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le 23 mars 2011
The minds of people approaching the age of 60 are supposed to be invaded and captured by a first wave of childhood memories. It prompts self-centered Max Morden (MM), age unknown, to write this quite frank and transparent autobiography. So frank that after reading it, two dozen adjectives are insufficient to fully describe MM's own character, whose book is situated on the Irish coast with a view of the sea. Readers might want to make a tally of negative adjectives on MM, and compare them in book reviewing gatherings.

MM is an elderly writer on French painters (a dilettante, second-rater in his own understated judgment), still quite tall, but in mental and physical decline. After the death of his wife Anna he has returned to where all his early life-stirring events and drama began, to The Cedars, the rented house the far wealthier Clare family occupied many decades ago. As a tall 11-year old he befriended the smaller, strange twins Myles and Chloe, fell in love with their mother but later became enchanted with Chloe. Now The Cedars has become a rundown lodging house with an eccentric landlady and only one other occupant of its six rooms for rent, a retired Colonel with set habits. The atmosphere!

From a young age MM has been an acute watcher and every page provides evidence. In his later life, when early memories crop up unaided, MM often links incoming thoughts to paintings he has studied and adores, Bonnard most of all (and de la Tour and Gericault, as MM would like me to add to this review). Late in the autobiography MM admits he has no personality, never had one. It may be the key admission in this brilliantly-paced, tragic and often hilariously-funny account of the life of a person unable to relate to anyone.

John Banville won the 2005 Man Booker Prize with this masterpiece, which is perfectly paced, with surprises hidden throughout the book right until the final pages. On every page the reader is challenged to pick up a dictionary to acknowledge MM's Irish superior way with words. An absolutely great, rich and annually re-readable novel. And the gaps of decades between youth and elderly fumbling are for the reader to fabulate about.
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le 10 avril 2009
A book initially purchased for discussion at our book-club. I was disconcerted by its temporal oscillation, without warning, often within the same chapter. Although the narrator, Max is apparently an educated man, he's unaware of the purpose of the Plimsoll-line or its association with footwear and his malapropisation of British weather stations, offered another opinion as to his informative years. Until that moment I wasn't even certain which country we were in. He's excessive use of "or" when describing an event, place or character, not seeming able to settle on one descriptive phrase, I felt was unnecessary. In short, if I hadn't been obliged to read this book for our club, I'd have given up after the first few pages. I had the impression I was reading a 263 page poem.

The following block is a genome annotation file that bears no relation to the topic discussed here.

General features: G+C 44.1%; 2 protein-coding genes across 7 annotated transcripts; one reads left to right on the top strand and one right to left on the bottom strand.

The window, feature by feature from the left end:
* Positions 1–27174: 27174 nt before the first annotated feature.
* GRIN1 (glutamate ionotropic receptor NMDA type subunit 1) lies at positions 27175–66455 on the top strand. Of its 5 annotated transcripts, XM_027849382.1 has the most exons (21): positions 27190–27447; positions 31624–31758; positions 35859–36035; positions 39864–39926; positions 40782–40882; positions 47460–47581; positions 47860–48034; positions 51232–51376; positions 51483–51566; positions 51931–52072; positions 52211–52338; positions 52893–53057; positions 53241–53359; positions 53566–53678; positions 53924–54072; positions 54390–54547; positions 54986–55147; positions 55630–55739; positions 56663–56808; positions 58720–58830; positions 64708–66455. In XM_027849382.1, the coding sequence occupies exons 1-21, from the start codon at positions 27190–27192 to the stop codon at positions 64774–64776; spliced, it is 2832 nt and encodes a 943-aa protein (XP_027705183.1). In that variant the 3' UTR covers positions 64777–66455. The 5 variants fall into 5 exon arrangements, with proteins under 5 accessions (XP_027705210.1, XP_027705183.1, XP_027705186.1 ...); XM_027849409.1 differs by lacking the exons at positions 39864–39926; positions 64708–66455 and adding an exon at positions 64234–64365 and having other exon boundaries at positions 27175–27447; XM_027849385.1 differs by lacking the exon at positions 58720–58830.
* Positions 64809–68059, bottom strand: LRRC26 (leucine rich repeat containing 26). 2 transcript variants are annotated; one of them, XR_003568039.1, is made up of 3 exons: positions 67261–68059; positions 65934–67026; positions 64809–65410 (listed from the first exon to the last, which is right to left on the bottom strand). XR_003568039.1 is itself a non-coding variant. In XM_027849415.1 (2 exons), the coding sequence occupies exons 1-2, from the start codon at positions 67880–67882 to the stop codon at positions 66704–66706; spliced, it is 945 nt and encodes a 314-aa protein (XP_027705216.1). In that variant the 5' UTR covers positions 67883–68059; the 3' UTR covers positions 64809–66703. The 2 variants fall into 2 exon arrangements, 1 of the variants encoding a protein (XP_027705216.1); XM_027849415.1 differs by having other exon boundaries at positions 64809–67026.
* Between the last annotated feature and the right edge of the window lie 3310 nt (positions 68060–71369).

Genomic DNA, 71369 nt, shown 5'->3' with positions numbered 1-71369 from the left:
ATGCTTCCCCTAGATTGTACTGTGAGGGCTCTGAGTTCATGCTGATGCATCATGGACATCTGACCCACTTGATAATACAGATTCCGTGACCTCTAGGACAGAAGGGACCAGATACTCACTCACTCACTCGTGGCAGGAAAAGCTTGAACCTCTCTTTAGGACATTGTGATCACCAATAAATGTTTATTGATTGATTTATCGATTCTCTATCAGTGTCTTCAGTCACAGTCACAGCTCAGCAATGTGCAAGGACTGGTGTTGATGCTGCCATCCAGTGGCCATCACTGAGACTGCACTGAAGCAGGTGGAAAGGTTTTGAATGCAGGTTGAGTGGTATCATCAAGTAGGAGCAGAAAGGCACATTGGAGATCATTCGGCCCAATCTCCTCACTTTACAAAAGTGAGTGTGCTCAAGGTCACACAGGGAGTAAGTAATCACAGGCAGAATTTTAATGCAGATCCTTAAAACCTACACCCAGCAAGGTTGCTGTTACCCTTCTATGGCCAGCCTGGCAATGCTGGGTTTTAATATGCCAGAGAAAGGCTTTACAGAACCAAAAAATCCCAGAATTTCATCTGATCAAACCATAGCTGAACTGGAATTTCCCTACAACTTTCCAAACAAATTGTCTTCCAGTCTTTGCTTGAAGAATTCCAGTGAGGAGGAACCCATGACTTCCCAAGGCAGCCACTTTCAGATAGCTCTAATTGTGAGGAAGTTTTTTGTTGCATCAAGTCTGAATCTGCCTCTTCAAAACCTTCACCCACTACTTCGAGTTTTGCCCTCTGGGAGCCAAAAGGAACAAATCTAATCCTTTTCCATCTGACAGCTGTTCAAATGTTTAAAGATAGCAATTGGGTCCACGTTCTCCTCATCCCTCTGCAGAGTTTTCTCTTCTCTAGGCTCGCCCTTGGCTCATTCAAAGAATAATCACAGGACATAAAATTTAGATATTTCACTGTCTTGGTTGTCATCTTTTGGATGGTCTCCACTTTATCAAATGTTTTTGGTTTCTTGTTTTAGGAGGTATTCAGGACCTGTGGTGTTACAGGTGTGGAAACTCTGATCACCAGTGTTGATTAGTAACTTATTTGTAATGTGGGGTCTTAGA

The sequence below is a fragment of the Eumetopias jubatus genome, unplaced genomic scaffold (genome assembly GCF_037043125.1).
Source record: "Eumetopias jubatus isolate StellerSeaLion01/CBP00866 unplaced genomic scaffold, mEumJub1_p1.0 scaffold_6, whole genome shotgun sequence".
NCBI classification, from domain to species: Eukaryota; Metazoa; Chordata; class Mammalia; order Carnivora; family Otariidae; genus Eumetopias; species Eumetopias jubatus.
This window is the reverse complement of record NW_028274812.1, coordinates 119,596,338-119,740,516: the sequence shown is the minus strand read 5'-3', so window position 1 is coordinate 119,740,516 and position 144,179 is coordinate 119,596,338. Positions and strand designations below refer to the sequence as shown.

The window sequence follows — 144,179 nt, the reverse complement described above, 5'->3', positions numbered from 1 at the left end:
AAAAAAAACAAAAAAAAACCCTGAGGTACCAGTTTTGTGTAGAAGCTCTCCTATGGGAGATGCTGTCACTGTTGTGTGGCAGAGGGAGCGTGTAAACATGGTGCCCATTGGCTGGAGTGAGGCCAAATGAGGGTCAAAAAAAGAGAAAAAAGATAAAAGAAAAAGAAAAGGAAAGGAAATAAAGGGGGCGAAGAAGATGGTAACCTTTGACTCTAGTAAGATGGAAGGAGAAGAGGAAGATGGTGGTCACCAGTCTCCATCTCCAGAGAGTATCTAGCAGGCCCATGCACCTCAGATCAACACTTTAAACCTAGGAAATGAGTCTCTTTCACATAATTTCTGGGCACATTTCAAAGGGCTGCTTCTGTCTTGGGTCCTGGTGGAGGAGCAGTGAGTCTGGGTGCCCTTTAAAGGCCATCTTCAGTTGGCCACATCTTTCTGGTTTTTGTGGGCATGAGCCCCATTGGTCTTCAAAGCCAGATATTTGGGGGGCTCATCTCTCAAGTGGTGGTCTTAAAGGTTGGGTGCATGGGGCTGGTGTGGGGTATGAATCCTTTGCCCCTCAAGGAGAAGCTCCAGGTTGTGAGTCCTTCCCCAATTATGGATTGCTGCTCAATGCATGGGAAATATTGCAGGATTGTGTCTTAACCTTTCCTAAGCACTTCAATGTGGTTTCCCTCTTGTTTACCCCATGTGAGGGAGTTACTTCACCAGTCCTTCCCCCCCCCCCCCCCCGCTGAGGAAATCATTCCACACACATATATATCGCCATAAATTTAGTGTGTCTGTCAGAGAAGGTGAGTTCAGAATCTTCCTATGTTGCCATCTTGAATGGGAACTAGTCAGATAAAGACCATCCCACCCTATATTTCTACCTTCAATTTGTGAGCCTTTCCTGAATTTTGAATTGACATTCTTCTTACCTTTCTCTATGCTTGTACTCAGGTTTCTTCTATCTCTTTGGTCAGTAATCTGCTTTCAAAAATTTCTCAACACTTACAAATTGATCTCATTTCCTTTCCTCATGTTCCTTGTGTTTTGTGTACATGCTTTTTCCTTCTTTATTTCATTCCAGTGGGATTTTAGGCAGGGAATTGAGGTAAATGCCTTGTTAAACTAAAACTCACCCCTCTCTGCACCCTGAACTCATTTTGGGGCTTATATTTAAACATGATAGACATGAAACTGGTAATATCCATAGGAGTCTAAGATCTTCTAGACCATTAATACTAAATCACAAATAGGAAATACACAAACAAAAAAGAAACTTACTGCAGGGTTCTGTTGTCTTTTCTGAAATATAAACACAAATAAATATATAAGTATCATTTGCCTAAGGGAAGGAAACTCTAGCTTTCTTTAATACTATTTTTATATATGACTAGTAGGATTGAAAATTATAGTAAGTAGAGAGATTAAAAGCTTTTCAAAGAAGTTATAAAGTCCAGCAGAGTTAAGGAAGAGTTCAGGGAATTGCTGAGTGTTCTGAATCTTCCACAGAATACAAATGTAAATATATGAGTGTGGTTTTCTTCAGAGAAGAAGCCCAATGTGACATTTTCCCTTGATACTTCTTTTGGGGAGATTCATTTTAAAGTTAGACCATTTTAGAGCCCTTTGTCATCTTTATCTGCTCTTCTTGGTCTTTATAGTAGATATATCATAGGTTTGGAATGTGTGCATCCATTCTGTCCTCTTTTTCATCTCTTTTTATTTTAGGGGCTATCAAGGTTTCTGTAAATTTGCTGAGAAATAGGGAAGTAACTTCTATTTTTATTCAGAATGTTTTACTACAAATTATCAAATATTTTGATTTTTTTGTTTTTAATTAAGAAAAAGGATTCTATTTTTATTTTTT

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Recently widowed Max Morden decides to spend some time in the seaside village where he used to spend his holidays with his parents as a child. He resides in the house the Grace family rented on the summer when he befriended the Grace's twins. Very slowly the reminiscences of this eventful summer emerge in sad and painful twirls of consciousness.
John Banville has a beautiful way of writing which follows the slow resurgences of a bruised memory.
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le 5 mars 2016
Loved it. Use of language exceptional. We return in this novel to Banville's preoccupations with the sea, the beach, the house where he explores family relationships, teenage infatuations and awakening sexual desire, 50's Ireland, Catholicism of course…..
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le 7 décembre 2013
The interior monologue of a man who examines his life, his loves, his griefs, his achievements and his failures with self derision and an impossible attempt at honesty. The language and the imagery are beautiful.
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le 30 juin 2014
L'auteur emploie un langage littéraire et parfois surprenant, mais tout est critd'un style direct et facile à lire. Je vais chercher d'autres titres de cet écrivain irlandais.
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le 17 août 2016
Beautifully written prose. Fine, sensitive descriptions of nature and peoples reactions. However, I lost interest in the narrator, now quite old, in his reminiscences of life in his teens: they didn't justify all those purple passages.
It's wonderful to find good prose, but that alone does not retain the readers interest.
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